This page is the 3rd chapter of the 4S story:
4S is an ecosystem for providers and users of open source modules for telemedicine / telehealth systems based on national (Danish) and international standards.
The intention of providing the software as individual and independent modules is fundamental to the vision of 4S. To understand the importance, compare the process of building a model of a plane in wood with the process of constructing it using LEGO®: it is clearly much easier and faster to build the model in LEGO, and perhaps more importantly, it is much faster to make changes, corrections, adaptations, and updates to the design.
Designing the software as modules with common interfaces has many advantages, as we shall see below. However, just like the development and perfection of the LEGO system of interlocking bricks has been costly and time consuming, so is the design of software modules and their interfaces. For short-lived systems (e.g. prototypes) the extra effort of breaking the system down into modules (i.e. developing the necessary “LEGO” system) is rarely worthwhile, but for more permanent systems the long-time gain outweighs the initially larger investment.
The temptation to build a “monolith” (the wooden plane) rather than a modularized system (the LEGO plane, including designing and constructing all the necessary “LEGO parts”) can be great as the initial cost is so much cheaper – especially when the software is open source, which means that the full development costs must be covered up-front. Furthermore, to the user there is no functional benefit of the modularized design compared to the monolith (you cannot tell the difference from the user interface or the functionality of the software). It is, however, important to consider the entire lifetime (total cost of ownership) of the software where such things as general maintenance, development of new features, changes in use, platforms, interfaces to other systems etc. requires continued development – which is why the modularized system wins over a longer period of time.
The following list shows some of the benefits for the users of the modularized software:
From the point-of-view of the developers of such modules (often small or medium-sized enterprises), some of the advantages of modularization are:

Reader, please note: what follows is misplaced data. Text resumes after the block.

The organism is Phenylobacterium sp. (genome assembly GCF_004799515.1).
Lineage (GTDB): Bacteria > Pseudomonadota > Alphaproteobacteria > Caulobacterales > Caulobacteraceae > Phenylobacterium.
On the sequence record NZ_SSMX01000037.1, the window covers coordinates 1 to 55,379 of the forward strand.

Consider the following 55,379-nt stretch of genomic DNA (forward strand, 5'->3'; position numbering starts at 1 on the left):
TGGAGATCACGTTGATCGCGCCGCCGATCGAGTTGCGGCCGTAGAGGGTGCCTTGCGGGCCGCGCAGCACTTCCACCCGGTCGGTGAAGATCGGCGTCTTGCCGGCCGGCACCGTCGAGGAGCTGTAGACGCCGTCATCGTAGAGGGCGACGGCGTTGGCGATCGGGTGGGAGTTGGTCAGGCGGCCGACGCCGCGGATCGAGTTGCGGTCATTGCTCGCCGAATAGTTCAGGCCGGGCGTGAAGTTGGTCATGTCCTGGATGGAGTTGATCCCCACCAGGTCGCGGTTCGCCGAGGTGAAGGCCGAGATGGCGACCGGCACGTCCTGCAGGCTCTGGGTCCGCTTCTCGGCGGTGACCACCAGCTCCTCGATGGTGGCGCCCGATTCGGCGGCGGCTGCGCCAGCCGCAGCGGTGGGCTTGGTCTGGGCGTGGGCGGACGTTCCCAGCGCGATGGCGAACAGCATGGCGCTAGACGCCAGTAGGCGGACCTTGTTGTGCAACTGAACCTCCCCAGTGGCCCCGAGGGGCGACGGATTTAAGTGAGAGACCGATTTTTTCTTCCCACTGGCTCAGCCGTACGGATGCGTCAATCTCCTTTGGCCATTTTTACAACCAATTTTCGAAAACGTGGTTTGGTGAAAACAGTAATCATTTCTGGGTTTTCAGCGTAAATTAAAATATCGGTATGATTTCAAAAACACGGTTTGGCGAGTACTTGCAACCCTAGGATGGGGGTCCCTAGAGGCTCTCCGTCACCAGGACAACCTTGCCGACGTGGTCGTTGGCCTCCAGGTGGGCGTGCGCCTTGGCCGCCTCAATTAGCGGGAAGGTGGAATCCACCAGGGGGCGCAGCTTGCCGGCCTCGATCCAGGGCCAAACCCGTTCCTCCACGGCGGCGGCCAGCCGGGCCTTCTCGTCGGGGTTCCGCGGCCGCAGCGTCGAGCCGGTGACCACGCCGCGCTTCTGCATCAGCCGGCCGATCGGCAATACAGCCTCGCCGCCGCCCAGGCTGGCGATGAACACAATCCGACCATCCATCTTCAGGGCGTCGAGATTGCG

As mentioned on the page on ecosystems, some of the prerequisites of a healthy, thriving ecosystem is a diversity of participants and plenty of “food”. In this case, the “food” is the many different high quality modules (represented by different types of LEGO parts in the analogy above) and the diversity of participants is ensured by the benefits listed above, which improve the possibilities of the smaller enterprises and invite them to develop their own innovative products based on these modules.
A popular summary statement of the philosophy behind the Unix family of operating systems goes: "Do One Thing and Do It Well". The Unix family of operating systems (including among others: Android, Linux, OS X and iOS) have existed for almost half a century and outlived many of its younger competitors (like CP/M and MS-DOS), and to this day it remains the most popular family of operating systems on devices ranging from tiny wrist watches to the largest supercomputers. The soundness of the fundamental architectural design of these operating systems have thus been empirically proved to persevere over almost 50 years of IT evolution!
The “Do One Thing and Do It Well”-lesson from Unix underscores the point of creating reusable modules with one and only one responsibility. This has also been formulated as the "Single Responsibility Principle", which basically says that a module should have only one reason to change – if it has more than one reason, it should be partitioned. For example, to transmit some content from A to B, the content must be put in some “file” or “document” (at least one module), this document must be sent according to some transmission protocol (at least one module), and all of it must be separated from the operating system (by at least one module). So if (and only if) the document standard is changed, the first module must be changed; if (and only if) the transmission protocol is changed, the second module must be changed; and if (and only if) the operating system is changed (for instance porting to a different platform), the third module must be changed.
Another software quality related benefit from having this clear separation of responsibility between modules is that it is much easier to ensure that all functions are developed and maintained by domain experts. For instance, a security expert (or a company specialised in delivering security software) may develop and maintain security-related modules, while an Android-developer may develop and maintain the Android-specific modules.
See also the following pages:
The following pages explain the fundamental idea of 4S: